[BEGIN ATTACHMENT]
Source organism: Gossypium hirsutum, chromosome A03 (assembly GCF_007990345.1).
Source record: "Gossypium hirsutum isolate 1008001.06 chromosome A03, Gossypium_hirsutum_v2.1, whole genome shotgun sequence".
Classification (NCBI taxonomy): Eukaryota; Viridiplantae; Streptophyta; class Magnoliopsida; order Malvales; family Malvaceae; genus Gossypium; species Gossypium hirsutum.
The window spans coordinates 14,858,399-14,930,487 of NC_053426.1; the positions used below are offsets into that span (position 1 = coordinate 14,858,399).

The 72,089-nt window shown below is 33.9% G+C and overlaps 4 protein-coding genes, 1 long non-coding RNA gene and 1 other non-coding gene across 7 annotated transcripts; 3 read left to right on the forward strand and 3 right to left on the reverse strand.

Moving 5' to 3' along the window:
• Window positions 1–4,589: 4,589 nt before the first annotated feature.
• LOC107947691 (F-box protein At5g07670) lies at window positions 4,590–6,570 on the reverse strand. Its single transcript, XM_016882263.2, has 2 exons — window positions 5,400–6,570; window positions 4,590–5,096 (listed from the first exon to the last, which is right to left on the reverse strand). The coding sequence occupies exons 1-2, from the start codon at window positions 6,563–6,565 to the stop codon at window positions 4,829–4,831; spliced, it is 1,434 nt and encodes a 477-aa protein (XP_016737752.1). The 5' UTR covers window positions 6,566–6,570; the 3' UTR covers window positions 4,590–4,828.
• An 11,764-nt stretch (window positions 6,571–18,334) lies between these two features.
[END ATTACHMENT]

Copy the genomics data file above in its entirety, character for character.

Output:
Source organism: Gossypium hirsutum, chromosome A03 (assembly GCF_007990345.1).
Source record: "Gossypium hirsutum isolate 1008001.06 chromosome A03, Gossypium_hirsutum_v2.1, whole genome shotgun sequence".
Classification (NCBI taxonomy): Eukaryota; Viridiplantae; Streptophyta; class Magnoliopsida; order Malvales; family Malvaceae; genus Gossypium; species Gossypium hirsutum.
The window spans coordinates 14,858,399-14,930,487 of NC_053426.1; the positions used below are offsets into that span (position 1 = coordinate 14,858,399).

The 72,089-nt window shown below is 33.9% G+C and overlaps 4 protein-coding genes, 1 long non-coding RNA gene and 1 other non-coding gene across 7 annotated transcripts; 3 read left to right on the forward strand and 3 right to left on the reverse strand.

Moving 5' to 3' along the window:
• Window positions 1–4,589: 4,589 nt before the first annotated feature.
• LOC107947691 (F-box protein At5g07670) lies at window positions 4,590–6,570 on the reverse strand. Its single transcript, XM_016882263.2, has 2 exons — window positions 5,400–6,570; window positions 4,590–5,096 (listed from the first exon to the last, which is right to left on the reverse strand). The coding sequence occupies exons 1-2, from the start codon at window positions 6,563–6,565 to the stop codon at window positions 4,829–4,831; spliced, it is 1,434 nt and encodes a 477-aa protein (XP_016737752.1). The 5' UTR covers window positions 6,566–6,570; the 3' UTR covers window positions 4,590–4,828.
• An 11,764-nt stretch (window positions 6,571–18,334) lies between these two features.